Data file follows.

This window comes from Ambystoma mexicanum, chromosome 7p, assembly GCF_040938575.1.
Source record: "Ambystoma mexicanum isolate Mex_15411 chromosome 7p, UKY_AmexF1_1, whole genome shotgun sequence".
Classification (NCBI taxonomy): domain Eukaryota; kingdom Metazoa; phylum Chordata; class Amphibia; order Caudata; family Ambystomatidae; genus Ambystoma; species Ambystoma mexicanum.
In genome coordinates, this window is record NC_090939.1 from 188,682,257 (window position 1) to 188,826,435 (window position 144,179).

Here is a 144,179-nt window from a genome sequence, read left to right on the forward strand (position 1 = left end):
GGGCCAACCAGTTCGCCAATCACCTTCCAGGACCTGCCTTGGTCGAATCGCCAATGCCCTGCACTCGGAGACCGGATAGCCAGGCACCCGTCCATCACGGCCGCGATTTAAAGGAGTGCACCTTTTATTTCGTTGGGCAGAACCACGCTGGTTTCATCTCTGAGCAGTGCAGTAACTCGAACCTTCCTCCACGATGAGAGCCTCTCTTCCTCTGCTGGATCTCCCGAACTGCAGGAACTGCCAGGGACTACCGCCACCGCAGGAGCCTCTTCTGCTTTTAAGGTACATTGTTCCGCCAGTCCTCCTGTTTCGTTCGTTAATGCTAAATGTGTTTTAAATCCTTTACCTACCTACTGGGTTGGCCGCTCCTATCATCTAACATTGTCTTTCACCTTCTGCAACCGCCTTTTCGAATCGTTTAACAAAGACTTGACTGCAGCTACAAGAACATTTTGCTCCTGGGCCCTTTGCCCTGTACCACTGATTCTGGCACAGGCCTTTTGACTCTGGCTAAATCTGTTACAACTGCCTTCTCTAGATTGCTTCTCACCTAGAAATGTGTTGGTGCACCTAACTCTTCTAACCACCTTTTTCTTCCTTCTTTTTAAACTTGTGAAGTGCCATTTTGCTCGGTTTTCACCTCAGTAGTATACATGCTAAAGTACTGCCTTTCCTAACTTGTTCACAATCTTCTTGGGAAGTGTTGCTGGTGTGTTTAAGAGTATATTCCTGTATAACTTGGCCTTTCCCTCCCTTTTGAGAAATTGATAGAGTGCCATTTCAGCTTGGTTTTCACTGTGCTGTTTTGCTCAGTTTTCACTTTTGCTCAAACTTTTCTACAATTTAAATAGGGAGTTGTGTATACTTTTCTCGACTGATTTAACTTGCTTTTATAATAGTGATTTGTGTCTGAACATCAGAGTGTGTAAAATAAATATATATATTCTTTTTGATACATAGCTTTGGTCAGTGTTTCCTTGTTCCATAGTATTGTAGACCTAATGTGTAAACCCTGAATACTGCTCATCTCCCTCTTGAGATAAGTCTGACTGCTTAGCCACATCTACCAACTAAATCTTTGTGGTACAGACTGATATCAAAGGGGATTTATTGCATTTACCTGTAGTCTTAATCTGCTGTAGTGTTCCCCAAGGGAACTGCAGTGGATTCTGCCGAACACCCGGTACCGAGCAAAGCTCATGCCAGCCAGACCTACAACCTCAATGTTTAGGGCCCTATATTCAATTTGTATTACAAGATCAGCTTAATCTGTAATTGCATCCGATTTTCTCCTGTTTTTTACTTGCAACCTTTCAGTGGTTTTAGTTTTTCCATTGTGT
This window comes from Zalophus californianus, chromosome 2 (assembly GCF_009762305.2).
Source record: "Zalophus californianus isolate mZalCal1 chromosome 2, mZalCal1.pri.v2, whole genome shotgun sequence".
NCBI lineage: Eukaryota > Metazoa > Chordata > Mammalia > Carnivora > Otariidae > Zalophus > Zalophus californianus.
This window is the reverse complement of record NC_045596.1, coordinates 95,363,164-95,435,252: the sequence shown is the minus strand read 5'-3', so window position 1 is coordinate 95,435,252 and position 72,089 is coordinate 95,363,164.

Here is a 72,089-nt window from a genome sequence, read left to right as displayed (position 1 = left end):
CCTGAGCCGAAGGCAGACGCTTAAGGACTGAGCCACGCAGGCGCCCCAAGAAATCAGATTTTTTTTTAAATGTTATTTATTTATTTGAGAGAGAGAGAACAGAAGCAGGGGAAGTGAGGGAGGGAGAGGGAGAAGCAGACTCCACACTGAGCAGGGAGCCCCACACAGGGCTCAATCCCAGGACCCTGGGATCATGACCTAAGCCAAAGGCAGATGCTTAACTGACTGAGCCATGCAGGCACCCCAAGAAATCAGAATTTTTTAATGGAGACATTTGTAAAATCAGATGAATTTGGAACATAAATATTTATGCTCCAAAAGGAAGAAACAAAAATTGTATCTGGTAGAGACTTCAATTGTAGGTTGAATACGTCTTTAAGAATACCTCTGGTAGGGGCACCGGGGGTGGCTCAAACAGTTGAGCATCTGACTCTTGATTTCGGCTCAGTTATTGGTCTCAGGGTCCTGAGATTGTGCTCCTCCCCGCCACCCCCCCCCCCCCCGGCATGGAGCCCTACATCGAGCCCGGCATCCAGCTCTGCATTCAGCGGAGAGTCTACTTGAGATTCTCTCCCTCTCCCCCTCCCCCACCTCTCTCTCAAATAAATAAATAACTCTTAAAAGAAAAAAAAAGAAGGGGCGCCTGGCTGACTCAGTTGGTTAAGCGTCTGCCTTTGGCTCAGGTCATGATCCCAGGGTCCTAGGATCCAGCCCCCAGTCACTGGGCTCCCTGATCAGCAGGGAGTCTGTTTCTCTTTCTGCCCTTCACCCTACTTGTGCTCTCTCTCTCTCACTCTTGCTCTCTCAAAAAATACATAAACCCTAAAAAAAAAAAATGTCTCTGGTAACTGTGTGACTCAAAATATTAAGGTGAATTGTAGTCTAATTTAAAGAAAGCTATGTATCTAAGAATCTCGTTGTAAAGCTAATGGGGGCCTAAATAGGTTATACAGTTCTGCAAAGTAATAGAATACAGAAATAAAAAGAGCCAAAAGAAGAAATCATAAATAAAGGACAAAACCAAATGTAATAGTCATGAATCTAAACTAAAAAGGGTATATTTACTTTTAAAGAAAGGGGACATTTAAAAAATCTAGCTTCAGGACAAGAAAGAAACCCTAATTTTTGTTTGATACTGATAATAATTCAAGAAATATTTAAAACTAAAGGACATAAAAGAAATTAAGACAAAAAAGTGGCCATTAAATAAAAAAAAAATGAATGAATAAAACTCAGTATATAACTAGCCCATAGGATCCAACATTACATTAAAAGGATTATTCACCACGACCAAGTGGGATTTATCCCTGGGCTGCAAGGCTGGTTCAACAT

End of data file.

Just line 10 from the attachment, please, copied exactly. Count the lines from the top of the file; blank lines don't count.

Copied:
This window is the reverse complement of record NC_045596.1, coordinates 95,363,164-95,435,252: the sequence shown is the minus strand read 5'-3', so window position 1 is coordinate 95,435,252 and position 72,089 is coordinate 95,363,164.